Dreamchasers 3 opens, the way you’d expect: Three tracks of churning, epic, guest-heavy triumph-rap. Diddy and Birdman yell about how superior they are to everyone else. Rick Ross huffs imperiously. Nicki Minaj delivers her hardest verse in recent memory. Meek himself wails through Auto-Tune in that post-Future style but still explodes with energy while he does it. But then, after those three tracks, there’s an abrupt change. The sound-quality suddenly turns muffled, and we hear three chorus-free minutes of excited mush-mouthed rapping, all done seemingly off the top of some kid’s head. The voice we’re hearing belongs to Lil Snupe, the 18-year-old Meek protege who was murdered in Philly in June. I’d never heard of him before the news stories about his murder, but that extended freestyle makes it clear that this kid had a lot of talent. As the track winds down, DJ Drama, the mixtape’s host, calls for a moment of silence, and then the tape actually fades to silence. It only lasts about eight seconds, but it feels much longer. When Meek returns, on “Lil Nigga Snupe,” he’s ratcheted his already-gonzo flow up a few levels of urgency: “They killed my lil nigga Snupe! My lil nigga was the truth and all they wanted was a coup! All they wanted was a coup! So what’s a nigga supposed to do? Tell them put the guns down? Or tell these little niggas shoot? Because they’ll do the same shit to me, do the same shit to you!” It’s a pained, determined, rigorous, and confused piece of rap music, and a reminder that there are real stakes to what Meek does. No matter how high he climbs, he can’t protect the people he loves. That’s true of a lot of rap stars, but with Meek alone, you get the sense that this knowledge kills him.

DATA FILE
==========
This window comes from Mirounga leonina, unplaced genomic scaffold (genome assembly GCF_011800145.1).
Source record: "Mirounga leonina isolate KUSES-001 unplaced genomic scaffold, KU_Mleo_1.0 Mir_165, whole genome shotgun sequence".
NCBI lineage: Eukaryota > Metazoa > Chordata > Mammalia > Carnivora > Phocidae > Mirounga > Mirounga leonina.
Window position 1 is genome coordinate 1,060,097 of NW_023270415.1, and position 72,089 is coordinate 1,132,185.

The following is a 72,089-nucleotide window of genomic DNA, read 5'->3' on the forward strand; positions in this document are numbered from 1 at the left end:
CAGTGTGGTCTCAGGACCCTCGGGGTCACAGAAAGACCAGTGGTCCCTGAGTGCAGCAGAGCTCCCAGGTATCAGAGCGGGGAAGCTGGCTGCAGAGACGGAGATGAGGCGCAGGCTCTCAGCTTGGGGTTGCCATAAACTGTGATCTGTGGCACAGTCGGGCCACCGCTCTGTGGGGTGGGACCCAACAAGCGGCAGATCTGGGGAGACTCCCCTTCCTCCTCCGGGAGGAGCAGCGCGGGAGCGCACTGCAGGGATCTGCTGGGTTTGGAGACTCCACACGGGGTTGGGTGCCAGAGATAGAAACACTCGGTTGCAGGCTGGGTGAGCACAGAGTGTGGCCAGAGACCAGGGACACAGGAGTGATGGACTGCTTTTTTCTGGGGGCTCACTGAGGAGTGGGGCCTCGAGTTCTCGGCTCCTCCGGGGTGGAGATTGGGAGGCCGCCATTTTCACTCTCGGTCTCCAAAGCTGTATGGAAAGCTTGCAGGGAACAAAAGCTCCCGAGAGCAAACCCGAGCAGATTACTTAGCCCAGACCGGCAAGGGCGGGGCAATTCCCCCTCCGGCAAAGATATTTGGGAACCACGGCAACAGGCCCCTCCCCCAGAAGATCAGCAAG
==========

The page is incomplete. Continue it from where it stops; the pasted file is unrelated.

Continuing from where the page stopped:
After “Lil Nigga Snupe,” Dreamchasers 3 returns to the same stuff that Meek always does very well, the same combination of fired-up money-rap and emotive came-from-nothing reminisces. It’s all great. From time to time, Meek will hijack elements of classic rap songs — Naughty By Nature’s “OPP” on “Hip Hop,” the Luniz’ “I Got 5 On It” on “Heaven Or Hell.” But those songs aren’t mere freestyles; they’re fully realized new songs with ghosts of memory dancing through them. Meek keeps a sense of weight and consequences intact; even when he’s rapping about Bentleys, you know he’s only second away from remembering selling drugs to his friends’ parents, or paranoically ranting on all the people who want to see him fall. The guests, who range from Future to Jadakiss, all seem to know that they’re on these songs with someone special, and they all raise their games accordingly. (Jada’s appearance on the Luniz-referencing “Heaven Or Hell” is a thing of terse beauty and Fabolous’s verses here make the case that that dude is due for another comeback.) And all throughout, the force and electricity of “Lil Nigga Snupe” echoes and reverberates. Meek exists in a fantasy-rap universe now, but he can’t or won’t let his music turn into pure fantasy material. He invests too much every time he opens his mouth.